Friday, December 12, 2008

Customer loyalty vs product features....

My good friend Bill Self, in his blog has a great article on the difference between product focus and customer focus. I recently had a brainstorming session with my long-time customer Knowledge Athletes. We were trying to look further out than the next funding round so we could prioritize scope and determine what things to concentrate on after completing the scope we'd already committed to. We also wanted to be sure we weren't looking at the trees and forgetting about the forest.

We started with an hour or so on mission statement. KA has a GREAT mission statement to start with, but it's useful to periodically review your mission statement to be sure that as you develop new ideas your mission doesn't change. By publicly declaring the mission statement we also gave ourselves a measurement to determine if each presented idea fit within that statement. This stayed on a whiteboard during the entire session.

Our next step was a brainstorming session to get down ideas for the product. Ideas were contributed by the business folks, educational leader, programmers, advertising, customers, sales and marketing. The rules were as follows:

  • There are no bad ideas - we're putting them ALL up there, and we'll judge them later.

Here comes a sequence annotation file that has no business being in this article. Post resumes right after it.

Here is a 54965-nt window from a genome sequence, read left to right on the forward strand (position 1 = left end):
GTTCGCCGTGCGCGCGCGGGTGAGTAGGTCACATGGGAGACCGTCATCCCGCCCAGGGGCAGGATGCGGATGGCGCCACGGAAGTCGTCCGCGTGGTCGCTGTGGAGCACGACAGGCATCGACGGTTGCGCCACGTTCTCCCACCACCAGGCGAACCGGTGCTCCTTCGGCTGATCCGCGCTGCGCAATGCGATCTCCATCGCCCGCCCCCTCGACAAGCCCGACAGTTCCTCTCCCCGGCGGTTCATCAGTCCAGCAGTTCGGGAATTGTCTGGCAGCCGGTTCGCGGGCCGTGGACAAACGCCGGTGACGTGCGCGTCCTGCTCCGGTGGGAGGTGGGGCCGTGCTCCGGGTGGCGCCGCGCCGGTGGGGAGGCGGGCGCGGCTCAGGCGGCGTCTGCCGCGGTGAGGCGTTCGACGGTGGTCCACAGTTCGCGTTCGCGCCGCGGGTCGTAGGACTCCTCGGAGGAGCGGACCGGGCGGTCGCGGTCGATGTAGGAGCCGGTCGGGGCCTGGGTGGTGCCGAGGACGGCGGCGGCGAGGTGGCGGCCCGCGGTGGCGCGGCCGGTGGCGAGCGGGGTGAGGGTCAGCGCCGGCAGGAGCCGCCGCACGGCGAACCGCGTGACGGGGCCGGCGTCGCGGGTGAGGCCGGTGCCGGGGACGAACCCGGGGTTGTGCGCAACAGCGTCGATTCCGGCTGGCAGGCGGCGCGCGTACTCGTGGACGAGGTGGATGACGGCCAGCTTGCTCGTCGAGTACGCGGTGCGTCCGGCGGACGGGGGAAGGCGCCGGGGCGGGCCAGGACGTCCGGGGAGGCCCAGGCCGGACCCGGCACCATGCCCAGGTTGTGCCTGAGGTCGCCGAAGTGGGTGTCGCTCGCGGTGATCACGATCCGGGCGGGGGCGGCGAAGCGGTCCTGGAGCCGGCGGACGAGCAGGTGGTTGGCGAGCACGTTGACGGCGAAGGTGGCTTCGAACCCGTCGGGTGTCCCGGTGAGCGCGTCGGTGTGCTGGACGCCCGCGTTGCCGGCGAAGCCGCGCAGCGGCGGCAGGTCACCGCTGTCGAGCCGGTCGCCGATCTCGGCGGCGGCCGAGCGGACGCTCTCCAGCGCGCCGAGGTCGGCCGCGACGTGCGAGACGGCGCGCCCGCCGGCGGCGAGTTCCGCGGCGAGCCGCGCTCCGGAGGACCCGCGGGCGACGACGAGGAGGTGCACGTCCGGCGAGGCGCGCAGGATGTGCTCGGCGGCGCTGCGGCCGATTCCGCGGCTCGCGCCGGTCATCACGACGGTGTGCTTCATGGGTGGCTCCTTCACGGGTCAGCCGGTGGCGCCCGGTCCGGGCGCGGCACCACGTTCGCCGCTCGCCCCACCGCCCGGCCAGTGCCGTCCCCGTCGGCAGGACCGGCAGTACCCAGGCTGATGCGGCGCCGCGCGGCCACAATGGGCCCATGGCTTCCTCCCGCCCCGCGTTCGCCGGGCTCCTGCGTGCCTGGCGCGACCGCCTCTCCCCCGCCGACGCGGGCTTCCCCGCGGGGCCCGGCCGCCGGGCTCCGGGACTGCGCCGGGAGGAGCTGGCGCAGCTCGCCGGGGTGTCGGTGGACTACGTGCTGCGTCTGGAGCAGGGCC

• We're not evaluating ideas - no judgements on how hard they are to implement, whether they complicate or simplify the user interface, or whether they add value or not. Just get the idea on paper (or in this case spreadsheet). We'll evaluate later.
  • View the feature from the customer's point of view - at this stage, since we're looking at features (rather than infrastructure) we're suggesting features only from the point of view of the customer. "If I were a customer I'd love it if the product can do X (and define X)." This is the part that relates to Bill's article.
  • Don't dig too deep - while we're capturing input on the ideas, don't start speccing the whole idea out - we just need to get the gist of the idea to prioritize and evaluate it. We can dive into the nitty-gritty of what the feature does and how it does it later. This requires a moderator to call "time out" if the topic strays.
  • Use end-user input data - During the brainstorming phase we extensively used the vast amount of research data KA collected during our initial proof-of-concept phases. What did users stumble over? What did they have a hard time learning (IE not intuitive)? Where did the product complexity not solve their problem or issue? What suggestions did THEY have for improvements

After we concluded our brainstorming session we had over 70 new features to evaluate. Note I didn't say add - we still needed to look at what is more important, what is easy or hard to do, and whether the addition of a feature adds or removes user complexity and capability. Obviously the budget doesn't support all these new features so we also have to prioritize them. I'll address how we went about that process in my next post. In the meantime be sure to check out - it's an awesome blog.